There are probably bigger challenges in life than trying to clear a Beatles sample. We just can’t think of any right now.
Just ask the Wu-Tang Clan’s RZA, or maybe Ja Rule, both of whom recently attempted the musical equivalent of scaling Mount Everest with one hand tied behind your back: clearing original master Beatles samples for use in their songs.
Of course, both did a whole lot of shouting from base camp, which seemed rather ill-advised, considering the treacherous climb ahead. And when neither was successful in their attempts — the Wu’s “The Heart Gently Weeps” and Ja’s “Father Forgive Me” feature not original Beatles samples, but rather reworked (or “interpolated”) versions of “While My Guitar Gently Weeps” and “Eleanor Rigby” (see “Wu-Tang Clan’s ‘First-Ever Cleared Beatles Sample’ Claim Is Incorrect” ) — it was hardly news. After all, these are the songs of the Beatles (and the myriad of corporations, limited partnerships and publishing companies associated with them) we’re talking about here. They can’t be had without a fight.
“If a recording artist wanted to build a song around a Beatles sample, they have to go through three different license holders,” said Janice Brock, a spokeswoman for Sony/ATV, the music-publishing company that owns the famed Lennon/McCartney Northern Songs catalog (and as such, also owns roughly 90 percent of the entire Beatles song output). “They have to go to the original master-license holder, which is EMI Records. They have to go to the Beatles themselves, who are represented by Apple Corps Ltd., and they have to go to Sony/ATV, which represents the song itself.
“It’s a fairly difficult, lengthy process, which is why most people probably don’t bother,” Brock continued. “And as you know, the Beatles have never granted a master-license sample.”
And it’s that challenge, that finality, which makes an original Beatles sample the Holy Grail of song-building. Which is probably why both the RZA and Ja made big noise about clearing Beatles samples — even if, you know, they actually hadn’t. There’s a certain amount of swagger that comes with even securing permission to rework a Beatles song into one of your own. After all, even that doesn’t come for free.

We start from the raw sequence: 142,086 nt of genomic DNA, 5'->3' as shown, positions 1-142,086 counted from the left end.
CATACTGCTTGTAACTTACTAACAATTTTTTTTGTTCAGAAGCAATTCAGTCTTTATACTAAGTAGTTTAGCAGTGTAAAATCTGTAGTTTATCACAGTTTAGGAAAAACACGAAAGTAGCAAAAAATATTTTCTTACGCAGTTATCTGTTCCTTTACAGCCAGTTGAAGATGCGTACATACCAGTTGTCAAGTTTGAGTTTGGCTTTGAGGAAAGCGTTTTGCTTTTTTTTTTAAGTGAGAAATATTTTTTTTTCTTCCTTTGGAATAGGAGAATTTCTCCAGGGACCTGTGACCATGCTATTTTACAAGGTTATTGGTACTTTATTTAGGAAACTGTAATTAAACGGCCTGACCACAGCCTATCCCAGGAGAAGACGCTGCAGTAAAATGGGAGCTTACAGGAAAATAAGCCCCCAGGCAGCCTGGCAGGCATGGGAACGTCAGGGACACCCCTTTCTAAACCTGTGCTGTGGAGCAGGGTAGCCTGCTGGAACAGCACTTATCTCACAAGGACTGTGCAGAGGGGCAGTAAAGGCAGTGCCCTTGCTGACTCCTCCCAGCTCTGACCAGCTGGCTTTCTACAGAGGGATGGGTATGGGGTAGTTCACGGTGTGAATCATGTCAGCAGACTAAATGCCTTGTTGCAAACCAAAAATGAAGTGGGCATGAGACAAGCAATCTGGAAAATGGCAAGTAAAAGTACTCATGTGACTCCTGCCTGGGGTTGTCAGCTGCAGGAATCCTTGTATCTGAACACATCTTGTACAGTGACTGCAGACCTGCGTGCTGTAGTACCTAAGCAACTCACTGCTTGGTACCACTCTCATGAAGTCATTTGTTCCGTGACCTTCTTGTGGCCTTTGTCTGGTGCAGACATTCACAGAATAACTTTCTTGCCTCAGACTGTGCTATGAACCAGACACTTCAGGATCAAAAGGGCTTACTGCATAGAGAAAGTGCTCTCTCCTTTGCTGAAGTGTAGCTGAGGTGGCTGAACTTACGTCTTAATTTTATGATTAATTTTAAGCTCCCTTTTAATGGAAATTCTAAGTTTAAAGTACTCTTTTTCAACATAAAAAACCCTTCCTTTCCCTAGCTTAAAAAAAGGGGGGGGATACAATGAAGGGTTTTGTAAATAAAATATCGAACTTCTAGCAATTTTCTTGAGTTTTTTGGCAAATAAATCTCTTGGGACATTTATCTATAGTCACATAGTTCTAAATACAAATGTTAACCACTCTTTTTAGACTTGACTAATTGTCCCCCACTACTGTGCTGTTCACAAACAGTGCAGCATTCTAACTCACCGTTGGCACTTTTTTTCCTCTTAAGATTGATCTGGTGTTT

“With a sample, it’s not an issue of difficulty of clearing it. If somebody doesn’t want to let you have it, you can’t use it,” said Todd Brabec, a vice president at ASCAP, the international society of composers, songwriters and music publishers. “A lot of songwriter/publisher deals give the writer the ability to approve usage. And in the case of a sample — using someone else’s song to make a new one — it’s a negotiation of what your share of all this new song’s earnings is going to be. In the case of most high-profile compositions, the new songwriter forfeits all their songwriting royalties.”
“If you’re going to put someone else’s song in your song and build a song around it, you’d have to give away 100 percent of the copyright,” Brock added. “So you don’t actually earn songwriter royalties for doing that. It generally goes to the original writers. In the case of Ja Rule’s ['Father Forgive Me,'] the song sample is an interpolation, it’s not an original master use, so in turn for doing that, his songwriter royalties go to the Beatles.”
So just for reworking a pair of Beatles compositions in their new songs, both the Wu-Tang Clan and Ja Rule agreed to turn over all songwriting royalties to the original songwriters — in this case, the estate of George Harrison and Lennon/McCartney, respectfully. Also, for each copy of the Wu’s The 8 Diagrams or Ja’s The Mirror that is sold or downloaded, the rappers will pay both the original writers and their publishing companies (Harrisongs and Sony/ATV) 9.1 cents, an amount mandated by federal law.
Is it all worth it? Well, we guess that’s up to the artists themselves. But just getting to this point has been a battle. Then again, nothing in the realm of music publishing — and all its marvelous facets, including sample clearances and statutory fees — is simple.
Publishing is probably the least understood, most complicated (and most unsexy) aspect of the music industry, yet it’s also one of the most lucrative: a near billion-dollar-a-year business that’s as much about corporations and copyright law as it is creativity and compositions. It’s the bizarre point where artists looking to make a statement crash directly into songwriters looking to make a living. And as record sales continue to bottom out, artists trying to have their music heard (and get paid) are exploring every facet of publishing … which means it’s only gonna get more, uh, complicated from here.
“Most people think of the music business only as records, but the big money — the continuing money — is in writing and publishing songs. Because now a song can be used in several TV series, a lot of films, video games, ringtones — all these different uses, not just in the U.S. but throughout the entire world,” Brabec said. “And you’re getting royalties every time you get one of these new uses. And it’s only going to get more interesting. Record sales are going down the tubes, but I’m optimistic about all the other areas in which songwriters can exploit — in the best possible way — their songs.
“Radio and TV performances are the biggest areas, but you can make a lot of money on just having a song in a singing fish doll,” he continued. “You’d rather have a singing fish doll than a million-seller, believe me.”
And with more and more money up for grabs, does that mean we can expect to see less of these high-profile sample battles? It’s doubtful.
“I think there’s a certain quality to some of these songs, that no matter how daunting it might seem, there’s always going to be an artist who wants to use a sample of them,” Brabec said. “There’s always going to be a desire for that timeless quality.”